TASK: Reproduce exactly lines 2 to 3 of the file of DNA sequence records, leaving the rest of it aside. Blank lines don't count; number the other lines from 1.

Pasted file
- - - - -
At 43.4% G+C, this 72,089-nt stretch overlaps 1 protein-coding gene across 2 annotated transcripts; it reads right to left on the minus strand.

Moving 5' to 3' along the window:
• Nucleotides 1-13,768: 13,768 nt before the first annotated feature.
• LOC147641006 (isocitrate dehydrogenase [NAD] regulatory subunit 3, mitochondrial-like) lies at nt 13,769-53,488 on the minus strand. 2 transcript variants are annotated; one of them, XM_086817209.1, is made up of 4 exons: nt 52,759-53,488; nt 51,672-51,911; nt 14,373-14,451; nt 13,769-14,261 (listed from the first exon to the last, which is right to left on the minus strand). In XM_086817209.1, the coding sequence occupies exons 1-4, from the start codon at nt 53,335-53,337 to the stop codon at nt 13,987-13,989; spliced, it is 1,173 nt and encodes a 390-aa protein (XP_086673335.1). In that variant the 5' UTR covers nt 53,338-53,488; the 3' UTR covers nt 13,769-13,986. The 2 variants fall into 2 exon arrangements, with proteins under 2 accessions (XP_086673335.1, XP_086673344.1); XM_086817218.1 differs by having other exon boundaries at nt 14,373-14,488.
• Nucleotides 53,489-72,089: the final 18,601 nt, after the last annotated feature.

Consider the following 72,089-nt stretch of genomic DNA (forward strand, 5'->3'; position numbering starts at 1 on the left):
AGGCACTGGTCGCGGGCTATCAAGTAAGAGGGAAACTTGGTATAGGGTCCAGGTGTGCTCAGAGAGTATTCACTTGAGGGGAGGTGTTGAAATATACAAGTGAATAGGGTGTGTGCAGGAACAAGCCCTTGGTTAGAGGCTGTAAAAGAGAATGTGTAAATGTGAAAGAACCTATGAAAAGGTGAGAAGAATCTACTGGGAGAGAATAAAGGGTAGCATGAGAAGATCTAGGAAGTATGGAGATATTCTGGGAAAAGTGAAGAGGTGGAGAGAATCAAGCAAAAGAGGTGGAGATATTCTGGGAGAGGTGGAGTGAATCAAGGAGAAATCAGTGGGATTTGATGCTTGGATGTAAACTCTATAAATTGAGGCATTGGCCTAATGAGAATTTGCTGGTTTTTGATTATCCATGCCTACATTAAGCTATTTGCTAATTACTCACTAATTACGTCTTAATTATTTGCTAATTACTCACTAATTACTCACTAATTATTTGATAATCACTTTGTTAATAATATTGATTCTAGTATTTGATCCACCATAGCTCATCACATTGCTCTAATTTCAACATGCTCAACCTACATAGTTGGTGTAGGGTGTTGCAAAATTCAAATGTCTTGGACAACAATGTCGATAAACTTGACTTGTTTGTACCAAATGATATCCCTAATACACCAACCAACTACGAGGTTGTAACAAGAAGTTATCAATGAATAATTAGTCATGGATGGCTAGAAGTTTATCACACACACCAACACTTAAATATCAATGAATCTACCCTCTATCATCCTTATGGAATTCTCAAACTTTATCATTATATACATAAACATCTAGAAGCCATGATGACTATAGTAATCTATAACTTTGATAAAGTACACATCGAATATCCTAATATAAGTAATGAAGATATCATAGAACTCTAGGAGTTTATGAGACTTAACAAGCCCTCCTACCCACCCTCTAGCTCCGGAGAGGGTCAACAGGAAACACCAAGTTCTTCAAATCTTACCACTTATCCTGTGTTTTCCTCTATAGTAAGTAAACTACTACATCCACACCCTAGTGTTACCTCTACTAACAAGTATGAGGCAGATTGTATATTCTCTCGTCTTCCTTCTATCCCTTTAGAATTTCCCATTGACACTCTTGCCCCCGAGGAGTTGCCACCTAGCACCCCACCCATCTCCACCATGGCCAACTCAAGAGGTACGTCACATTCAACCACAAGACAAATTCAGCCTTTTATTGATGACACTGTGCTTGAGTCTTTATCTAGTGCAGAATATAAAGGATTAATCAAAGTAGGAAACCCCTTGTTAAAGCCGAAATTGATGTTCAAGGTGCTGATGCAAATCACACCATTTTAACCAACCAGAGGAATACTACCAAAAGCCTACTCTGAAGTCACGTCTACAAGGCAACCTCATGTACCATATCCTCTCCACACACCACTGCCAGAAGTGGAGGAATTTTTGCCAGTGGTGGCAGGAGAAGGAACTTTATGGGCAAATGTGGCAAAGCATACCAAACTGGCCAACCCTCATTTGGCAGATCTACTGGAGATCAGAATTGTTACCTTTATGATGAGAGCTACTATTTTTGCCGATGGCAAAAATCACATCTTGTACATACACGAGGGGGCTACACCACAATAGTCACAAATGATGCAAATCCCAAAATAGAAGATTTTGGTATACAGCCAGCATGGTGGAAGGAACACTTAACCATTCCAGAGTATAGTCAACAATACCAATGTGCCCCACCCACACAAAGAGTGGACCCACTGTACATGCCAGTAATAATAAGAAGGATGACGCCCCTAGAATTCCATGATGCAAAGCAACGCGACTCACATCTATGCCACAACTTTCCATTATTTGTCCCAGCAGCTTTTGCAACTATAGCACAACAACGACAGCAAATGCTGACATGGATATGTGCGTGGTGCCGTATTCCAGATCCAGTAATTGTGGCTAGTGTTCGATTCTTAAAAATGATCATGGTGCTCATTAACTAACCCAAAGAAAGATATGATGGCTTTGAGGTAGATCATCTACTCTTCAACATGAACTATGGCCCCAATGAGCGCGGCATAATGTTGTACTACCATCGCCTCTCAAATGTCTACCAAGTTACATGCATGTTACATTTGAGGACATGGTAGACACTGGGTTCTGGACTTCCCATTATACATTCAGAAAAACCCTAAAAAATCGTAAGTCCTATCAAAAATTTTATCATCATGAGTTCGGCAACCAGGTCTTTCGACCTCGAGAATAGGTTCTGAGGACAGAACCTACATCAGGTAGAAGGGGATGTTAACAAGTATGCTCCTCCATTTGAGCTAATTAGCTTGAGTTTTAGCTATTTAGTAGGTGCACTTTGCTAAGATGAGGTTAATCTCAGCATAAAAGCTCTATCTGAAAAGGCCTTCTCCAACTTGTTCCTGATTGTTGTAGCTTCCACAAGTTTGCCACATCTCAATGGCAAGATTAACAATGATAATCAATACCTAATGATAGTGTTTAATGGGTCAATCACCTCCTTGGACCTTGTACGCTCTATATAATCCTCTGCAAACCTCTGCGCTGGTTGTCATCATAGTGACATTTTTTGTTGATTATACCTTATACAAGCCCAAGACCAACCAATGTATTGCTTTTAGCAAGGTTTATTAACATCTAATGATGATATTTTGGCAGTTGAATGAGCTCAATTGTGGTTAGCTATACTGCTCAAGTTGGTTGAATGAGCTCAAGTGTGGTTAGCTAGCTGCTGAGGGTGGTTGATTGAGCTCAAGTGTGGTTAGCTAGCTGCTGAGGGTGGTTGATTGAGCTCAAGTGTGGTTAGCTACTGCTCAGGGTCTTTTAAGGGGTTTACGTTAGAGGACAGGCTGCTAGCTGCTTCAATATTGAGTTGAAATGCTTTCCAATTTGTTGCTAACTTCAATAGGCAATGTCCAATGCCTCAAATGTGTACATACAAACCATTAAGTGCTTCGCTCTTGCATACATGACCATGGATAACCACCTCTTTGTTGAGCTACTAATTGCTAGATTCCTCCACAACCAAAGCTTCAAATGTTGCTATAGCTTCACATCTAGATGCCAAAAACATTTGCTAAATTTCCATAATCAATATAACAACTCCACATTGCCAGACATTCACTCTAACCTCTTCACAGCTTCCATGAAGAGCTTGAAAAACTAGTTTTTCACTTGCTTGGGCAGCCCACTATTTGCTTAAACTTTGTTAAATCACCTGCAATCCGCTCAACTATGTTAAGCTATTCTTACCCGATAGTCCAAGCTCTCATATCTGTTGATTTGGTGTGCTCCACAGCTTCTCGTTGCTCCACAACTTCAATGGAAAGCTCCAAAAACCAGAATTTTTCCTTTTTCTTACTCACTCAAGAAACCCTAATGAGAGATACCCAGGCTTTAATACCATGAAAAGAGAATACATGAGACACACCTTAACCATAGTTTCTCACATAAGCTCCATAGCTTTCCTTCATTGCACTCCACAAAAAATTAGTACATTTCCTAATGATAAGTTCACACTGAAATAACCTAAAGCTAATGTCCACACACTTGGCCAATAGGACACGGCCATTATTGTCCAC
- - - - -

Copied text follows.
Moving 5' to 3' along the window:
• Nucleotides 1-13,768: 13,768 nt before the first annotated feature.